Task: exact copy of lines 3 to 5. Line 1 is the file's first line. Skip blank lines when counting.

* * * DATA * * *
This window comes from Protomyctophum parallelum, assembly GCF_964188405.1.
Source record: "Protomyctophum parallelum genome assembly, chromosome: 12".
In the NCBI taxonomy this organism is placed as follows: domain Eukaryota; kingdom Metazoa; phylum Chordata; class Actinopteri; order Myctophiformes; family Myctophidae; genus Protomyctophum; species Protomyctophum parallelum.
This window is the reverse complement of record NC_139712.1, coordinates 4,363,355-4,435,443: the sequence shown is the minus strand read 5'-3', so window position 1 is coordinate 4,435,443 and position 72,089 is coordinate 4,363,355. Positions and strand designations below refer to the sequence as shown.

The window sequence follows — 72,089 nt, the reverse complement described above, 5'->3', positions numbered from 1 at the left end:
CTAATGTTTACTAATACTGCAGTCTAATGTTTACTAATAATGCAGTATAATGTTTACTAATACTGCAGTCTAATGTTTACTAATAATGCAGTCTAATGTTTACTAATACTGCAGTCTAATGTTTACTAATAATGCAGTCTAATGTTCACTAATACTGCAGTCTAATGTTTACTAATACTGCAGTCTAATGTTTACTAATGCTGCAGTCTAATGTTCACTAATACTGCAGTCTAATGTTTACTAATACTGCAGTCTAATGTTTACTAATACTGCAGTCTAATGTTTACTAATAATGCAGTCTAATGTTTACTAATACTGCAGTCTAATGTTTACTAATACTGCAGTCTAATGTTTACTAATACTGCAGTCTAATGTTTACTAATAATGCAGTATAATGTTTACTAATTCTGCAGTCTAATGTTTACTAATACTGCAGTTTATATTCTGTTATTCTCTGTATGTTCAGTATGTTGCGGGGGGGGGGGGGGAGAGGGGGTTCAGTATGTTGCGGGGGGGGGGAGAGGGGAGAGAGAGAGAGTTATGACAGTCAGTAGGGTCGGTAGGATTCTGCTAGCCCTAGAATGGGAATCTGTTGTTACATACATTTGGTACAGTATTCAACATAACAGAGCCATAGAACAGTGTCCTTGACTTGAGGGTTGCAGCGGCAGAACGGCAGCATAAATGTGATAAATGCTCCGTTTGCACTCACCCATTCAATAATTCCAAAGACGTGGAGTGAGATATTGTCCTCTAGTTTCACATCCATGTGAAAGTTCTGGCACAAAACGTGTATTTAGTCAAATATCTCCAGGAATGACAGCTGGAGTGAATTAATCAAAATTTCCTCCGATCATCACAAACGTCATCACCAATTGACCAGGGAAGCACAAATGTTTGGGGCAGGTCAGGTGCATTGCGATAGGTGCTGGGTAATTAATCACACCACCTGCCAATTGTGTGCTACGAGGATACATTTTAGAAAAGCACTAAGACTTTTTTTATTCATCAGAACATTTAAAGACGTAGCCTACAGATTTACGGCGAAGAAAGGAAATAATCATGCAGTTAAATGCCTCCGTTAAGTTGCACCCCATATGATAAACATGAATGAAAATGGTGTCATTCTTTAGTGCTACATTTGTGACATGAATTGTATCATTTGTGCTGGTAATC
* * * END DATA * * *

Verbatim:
In the NCBI taxonomy this organism is placed as follows: domain Eukaryota; kingdom Metazoa; phylum Chordata; class Actinopteri; order Myctophiformes; family Myctophidae; genus Protomyctophum; species Protomyctophum parallelum.
This window is the reverse complement of record NC_139712.1, coordinates 4,363,355-4,435,443: the sequence shown is the minus strand read 5'-3', so window position 1 is coordinate 4,435,443 and position 72,089 is coordinate 4,363,355. Positions and strand designations below refer to the sequence as shown.

The window sequence follows — 72,089 nt, the reverse complement described above, 5'->3', positions numbered from 1 at the left end: